The handle 14 has the configuration of an elongated hollow cylinder with a first end 38 of the handle secured to the web portion 24 of the base surrounding the web portion center opening 34. The handle projects perpendicularly from the base 12 to its second end 40. The handle second end 40 is formed with an annular shoulder 42 that projects inwardly toward the hollow interior 36 of the handle.
The adjustment key 16 includes an elongated rod 46 having screw threading 48 formed at a first end of the rod and a post 50 with a square cross section projecting from the second end of the rod. A key head 52 designed to be manually gripped for turning the key is attached to the post 50 at the second end of the rod. The key head 52 has a square hole 54 extending through its center through which the post 50 of the rod is inserted. The distal end of the post 50 has screw threading thereon and a nut fastener 56 is threaded over the post screw threading to attach the key head 52 to the second end of the rod 46. A collar 58 is formed on the rod 46 adjacent its second end 50. The collar is dimensioned to be received in the hollow interior 36 of the handle 14 to enable rotation of the rod within the handle interior, However, the diameter of the collar 58 causes the collar to engage with the annular shoulder 42 at the handle second end, thereby preventing the key rod 46 from completely passing through the handle interior and out of the interior at the handle second end.
The pressure plate 18 has the general configuration of a rectangular plate having a length and width substantially equal to the length and width of the base web 24. A cylindrical stub 64 projects from one side of the pressure plate at the center of its length. The stub 64 has a cylindrical exterior configuration dimensioned to enable the stub to be received in the interior volume 36 of the handle 14. A screw threaded cavity 66 extends through the center of the stub with the internal screw threading of the cavity being complementary to the external screw threading at the first end of the key rod 46. A block of resilient, compressible material 68 is secured to the opposite side of the pressure plate 18 from the stub 64. The block of resilient material 68 has a length dimension and a width dimension substantially equal to that of the pressure plate 18. A surface of the material 68 opposite the pressure plate has a concave depression 70 formed therein that extends the length of the block. In the preferred embodiment of the invention, rubber is employed as the material of the block 68. However, other equivalent types of resilient material may be employed in constructing the block.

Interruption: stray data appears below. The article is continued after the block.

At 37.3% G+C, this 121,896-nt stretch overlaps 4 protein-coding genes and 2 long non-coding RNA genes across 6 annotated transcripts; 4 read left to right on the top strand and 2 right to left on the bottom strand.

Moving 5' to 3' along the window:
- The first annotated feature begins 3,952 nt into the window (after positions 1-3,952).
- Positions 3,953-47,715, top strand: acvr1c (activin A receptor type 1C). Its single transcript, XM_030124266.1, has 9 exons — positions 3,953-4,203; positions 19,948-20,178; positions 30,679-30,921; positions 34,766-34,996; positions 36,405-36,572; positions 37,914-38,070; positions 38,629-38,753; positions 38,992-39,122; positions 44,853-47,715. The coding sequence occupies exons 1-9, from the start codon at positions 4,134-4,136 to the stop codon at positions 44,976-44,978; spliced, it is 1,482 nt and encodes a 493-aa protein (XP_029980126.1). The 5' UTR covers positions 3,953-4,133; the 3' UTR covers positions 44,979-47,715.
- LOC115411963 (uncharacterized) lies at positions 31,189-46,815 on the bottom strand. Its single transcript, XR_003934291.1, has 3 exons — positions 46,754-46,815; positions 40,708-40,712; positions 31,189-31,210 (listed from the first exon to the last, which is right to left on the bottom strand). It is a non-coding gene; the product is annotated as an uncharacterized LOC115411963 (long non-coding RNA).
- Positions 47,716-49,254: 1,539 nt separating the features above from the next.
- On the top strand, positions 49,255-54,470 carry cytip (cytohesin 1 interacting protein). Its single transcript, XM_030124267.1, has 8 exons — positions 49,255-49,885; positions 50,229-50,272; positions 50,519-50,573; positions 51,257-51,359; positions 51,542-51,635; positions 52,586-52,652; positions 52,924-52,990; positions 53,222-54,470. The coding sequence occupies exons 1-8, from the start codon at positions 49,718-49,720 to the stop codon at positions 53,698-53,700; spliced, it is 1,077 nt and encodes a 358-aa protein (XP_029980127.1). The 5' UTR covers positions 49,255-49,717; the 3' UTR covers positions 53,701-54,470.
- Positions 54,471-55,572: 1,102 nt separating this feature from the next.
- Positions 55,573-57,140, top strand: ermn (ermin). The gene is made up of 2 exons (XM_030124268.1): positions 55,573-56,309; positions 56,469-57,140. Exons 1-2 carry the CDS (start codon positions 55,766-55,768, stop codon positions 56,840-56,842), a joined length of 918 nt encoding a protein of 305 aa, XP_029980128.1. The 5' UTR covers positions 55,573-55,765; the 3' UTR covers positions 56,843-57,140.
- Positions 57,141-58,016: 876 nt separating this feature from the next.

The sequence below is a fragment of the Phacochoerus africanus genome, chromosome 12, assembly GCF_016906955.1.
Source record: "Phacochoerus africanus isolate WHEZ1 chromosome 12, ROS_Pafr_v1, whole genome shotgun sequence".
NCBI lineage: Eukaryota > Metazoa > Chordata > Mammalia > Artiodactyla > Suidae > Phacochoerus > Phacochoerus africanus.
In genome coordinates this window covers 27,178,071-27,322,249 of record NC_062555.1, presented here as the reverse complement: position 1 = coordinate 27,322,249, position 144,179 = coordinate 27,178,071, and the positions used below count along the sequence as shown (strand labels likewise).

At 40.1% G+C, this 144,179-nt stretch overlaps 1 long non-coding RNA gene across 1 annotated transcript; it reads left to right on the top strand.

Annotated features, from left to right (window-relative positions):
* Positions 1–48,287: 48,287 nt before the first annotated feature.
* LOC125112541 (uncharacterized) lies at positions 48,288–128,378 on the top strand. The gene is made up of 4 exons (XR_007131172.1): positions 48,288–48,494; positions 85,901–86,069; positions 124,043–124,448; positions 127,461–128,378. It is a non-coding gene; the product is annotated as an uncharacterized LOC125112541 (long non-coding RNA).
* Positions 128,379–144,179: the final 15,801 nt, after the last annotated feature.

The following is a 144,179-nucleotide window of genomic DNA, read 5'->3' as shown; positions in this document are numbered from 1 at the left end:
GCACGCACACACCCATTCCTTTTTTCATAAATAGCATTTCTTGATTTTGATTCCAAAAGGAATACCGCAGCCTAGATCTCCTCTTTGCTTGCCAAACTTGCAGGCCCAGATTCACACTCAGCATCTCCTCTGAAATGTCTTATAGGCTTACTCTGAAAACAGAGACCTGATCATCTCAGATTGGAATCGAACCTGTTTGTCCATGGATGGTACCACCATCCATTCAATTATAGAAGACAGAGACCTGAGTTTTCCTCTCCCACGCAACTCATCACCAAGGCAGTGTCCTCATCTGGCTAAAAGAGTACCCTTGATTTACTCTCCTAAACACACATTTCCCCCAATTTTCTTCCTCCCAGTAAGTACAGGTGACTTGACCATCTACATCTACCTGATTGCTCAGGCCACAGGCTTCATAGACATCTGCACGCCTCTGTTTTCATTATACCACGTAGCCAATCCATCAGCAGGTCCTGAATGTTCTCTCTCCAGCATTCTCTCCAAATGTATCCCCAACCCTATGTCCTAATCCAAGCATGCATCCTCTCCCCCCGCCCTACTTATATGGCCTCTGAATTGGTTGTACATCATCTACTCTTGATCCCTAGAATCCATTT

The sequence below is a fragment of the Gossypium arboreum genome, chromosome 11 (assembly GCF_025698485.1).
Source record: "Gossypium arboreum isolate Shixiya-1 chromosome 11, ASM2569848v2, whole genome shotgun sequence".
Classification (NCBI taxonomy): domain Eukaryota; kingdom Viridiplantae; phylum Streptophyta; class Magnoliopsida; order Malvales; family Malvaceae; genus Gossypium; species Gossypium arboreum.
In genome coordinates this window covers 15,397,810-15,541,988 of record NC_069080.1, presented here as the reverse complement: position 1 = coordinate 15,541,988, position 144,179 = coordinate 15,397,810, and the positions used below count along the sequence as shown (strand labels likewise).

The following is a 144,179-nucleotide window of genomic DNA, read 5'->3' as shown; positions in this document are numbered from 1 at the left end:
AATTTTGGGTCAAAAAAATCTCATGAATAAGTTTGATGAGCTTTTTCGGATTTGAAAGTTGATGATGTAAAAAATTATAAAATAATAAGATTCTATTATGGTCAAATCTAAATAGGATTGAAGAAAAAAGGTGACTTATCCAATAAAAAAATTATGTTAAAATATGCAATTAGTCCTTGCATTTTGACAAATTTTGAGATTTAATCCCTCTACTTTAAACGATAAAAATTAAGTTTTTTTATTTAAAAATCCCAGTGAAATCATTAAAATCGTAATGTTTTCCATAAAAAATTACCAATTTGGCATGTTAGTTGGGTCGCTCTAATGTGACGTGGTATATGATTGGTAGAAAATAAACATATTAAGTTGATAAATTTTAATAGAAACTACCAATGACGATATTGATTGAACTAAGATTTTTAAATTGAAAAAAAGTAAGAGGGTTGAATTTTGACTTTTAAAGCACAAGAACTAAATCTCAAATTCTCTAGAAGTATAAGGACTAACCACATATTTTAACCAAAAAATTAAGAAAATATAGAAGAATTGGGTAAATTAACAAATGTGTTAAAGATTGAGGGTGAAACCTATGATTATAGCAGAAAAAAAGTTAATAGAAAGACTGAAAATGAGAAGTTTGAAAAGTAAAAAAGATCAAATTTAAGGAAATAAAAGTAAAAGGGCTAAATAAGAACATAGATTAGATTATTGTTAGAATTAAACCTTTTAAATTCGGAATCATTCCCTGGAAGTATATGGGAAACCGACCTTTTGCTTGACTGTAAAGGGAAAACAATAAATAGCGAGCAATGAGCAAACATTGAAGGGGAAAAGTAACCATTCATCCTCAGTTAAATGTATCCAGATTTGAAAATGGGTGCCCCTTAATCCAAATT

The strap 20 is preferably constructed of a length of nylon; however, other similar flexible and durable materials may be employed. The strap is constructed having an elongated configuration with loops 76, 78 formed in the opposite ends of the strap. A pair of pins 80, 82 are inserted through the loops 76, 78 at the opposite ends of the strap, and one of the pins 80 has an L-shaped configuration.
In assembling the component parts of the tool 10, the key rod 46 is first inserted through the handle interior 36 from the first end of the handle 38 toward the second end 40 until the collar 58 engages against the handle annular shoulder 42 and the rod post 50 projects from the handle second end. The key head 52 is then positioned over the rod post 50 and is secured thereto by the nut fastener 56 being tightened down over the screw threading of the post.